Thank you, Edgar.
On behalf of the timebanking movement in the UK. Our deepest sympathies to not just his family but everyone that has been touched by him.
“We have what we need – if we use what we have” – Edgar Cahn
A new London-wide time bank is hoping to make it easier for people across the city to help each other. Timesight London has been started by Timebanking UK (TBUK) with support from Vision Foundation, with the aim of forging connections between visually impaired and non-visually impaired Londoners. The project has earned the endorsement of TBUK’s patron, Lord Low of Dalston, a former chair of the RNIB and a passionate advocate for removing barriers to access; you can hear Lord Low explaining the concept of timebanking in this clip.
Timebanking is distinct from traditional volunteering because it doesn’t label people as ‘those who help’ and ‘those who need help’ – in a time bank, every member can both give and receive time. That means that people who have been isolated, out of work, or suffering from ill health can rediscover their own skills and talents and develop a renewed sense of self-worth. It also makes it easy for people with differing abilities to find ways to keep their skills sharp – even at times of reduced employment.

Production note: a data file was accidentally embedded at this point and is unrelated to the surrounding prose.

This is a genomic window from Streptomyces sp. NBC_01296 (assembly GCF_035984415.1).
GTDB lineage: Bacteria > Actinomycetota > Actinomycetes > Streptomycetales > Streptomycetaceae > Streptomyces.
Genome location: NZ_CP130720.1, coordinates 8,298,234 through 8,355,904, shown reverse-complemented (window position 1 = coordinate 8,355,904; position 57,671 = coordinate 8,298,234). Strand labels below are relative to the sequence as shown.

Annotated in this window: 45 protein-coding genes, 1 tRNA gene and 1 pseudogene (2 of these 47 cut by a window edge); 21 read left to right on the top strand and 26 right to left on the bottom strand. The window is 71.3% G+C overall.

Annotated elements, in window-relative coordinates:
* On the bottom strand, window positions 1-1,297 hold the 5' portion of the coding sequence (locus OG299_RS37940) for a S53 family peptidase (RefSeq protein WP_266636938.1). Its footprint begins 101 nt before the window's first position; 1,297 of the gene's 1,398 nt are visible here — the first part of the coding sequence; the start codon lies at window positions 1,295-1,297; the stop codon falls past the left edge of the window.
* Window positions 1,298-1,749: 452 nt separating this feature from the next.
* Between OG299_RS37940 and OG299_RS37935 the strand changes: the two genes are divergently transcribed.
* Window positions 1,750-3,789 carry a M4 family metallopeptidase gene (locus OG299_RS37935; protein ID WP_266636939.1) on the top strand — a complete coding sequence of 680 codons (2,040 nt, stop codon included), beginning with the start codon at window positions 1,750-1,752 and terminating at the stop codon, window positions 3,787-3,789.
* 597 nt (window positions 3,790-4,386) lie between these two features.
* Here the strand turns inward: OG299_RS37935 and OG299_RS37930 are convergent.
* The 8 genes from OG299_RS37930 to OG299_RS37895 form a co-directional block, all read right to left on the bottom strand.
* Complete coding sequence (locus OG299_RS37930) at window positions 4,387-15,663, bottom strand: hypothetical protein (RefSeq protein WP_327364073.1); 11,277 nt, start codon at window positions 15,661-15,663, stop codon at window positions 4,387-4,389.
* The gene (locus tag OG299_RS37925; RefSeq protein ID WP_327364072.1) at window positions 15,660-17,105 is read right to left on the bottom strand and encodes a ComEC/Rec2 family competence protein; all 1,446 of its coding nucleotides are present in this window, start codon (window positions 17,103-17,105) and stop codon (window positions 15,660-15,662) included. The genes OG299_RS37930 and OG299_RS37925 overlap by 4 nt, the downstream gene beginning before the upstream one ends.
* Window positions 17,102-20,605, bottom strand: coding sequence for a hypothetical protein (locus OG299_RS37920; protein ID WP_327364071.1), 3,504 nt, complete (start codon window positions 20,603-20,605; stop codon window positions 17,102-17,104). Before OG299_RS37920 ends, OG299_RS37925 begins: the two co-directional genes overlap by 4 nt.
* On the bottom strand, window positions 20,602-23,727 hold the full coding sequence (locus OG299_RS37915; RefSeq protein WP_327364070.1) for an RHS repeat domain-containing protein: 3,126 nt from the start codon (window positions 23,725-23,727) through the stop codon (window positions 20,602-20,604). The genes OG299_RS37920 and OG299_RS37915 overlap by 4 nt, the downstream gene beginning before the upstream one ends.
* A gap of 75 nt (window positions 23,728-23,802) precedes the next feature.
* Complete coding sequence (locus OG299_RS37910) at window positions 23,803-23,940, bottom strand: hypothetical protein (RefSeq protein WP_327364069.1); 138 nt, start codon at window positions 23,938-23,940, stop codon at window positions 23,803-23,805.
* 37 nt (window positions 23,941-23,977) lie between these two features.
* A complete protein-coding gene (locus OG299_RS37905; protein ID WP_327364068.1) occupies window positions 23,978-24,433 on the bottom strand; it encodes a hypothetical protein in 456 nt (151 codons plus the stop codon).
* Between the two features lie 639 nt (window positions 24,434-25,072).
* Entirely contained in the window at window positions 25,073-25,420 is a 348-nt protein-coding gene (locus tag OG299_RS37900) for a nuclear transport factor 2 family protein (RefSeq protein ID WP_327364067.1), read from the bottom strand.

Timesight London has been started up to facilitate an active and symbiotic relationship between people who might otherwise never meet. The time bank is fully accessible for people with visual impairments, with software designed for text-to-speech applications, and support on hand to help people create and fulfil requests.
“Like all time banks, Timesight London starts with its members,” explains John, TBUK project leader for Timesight London. “The time bank makes it easy for visually impaired members to request some one-off support negotiating post-Covid changes to a tube station, for example – and it also enables them to share their own skills and to support other members.
“One of our most active members is Ian, an IT expert who’s registered blind, who has been earning timebanking hours by showing other members how to use specialist software. Over 30 people are already signed up to the time bank. Exchanges can take place in person or in groups, or online, and the TBUK team are on hand to walk people through the process and ensure they feel comfortable and safe.”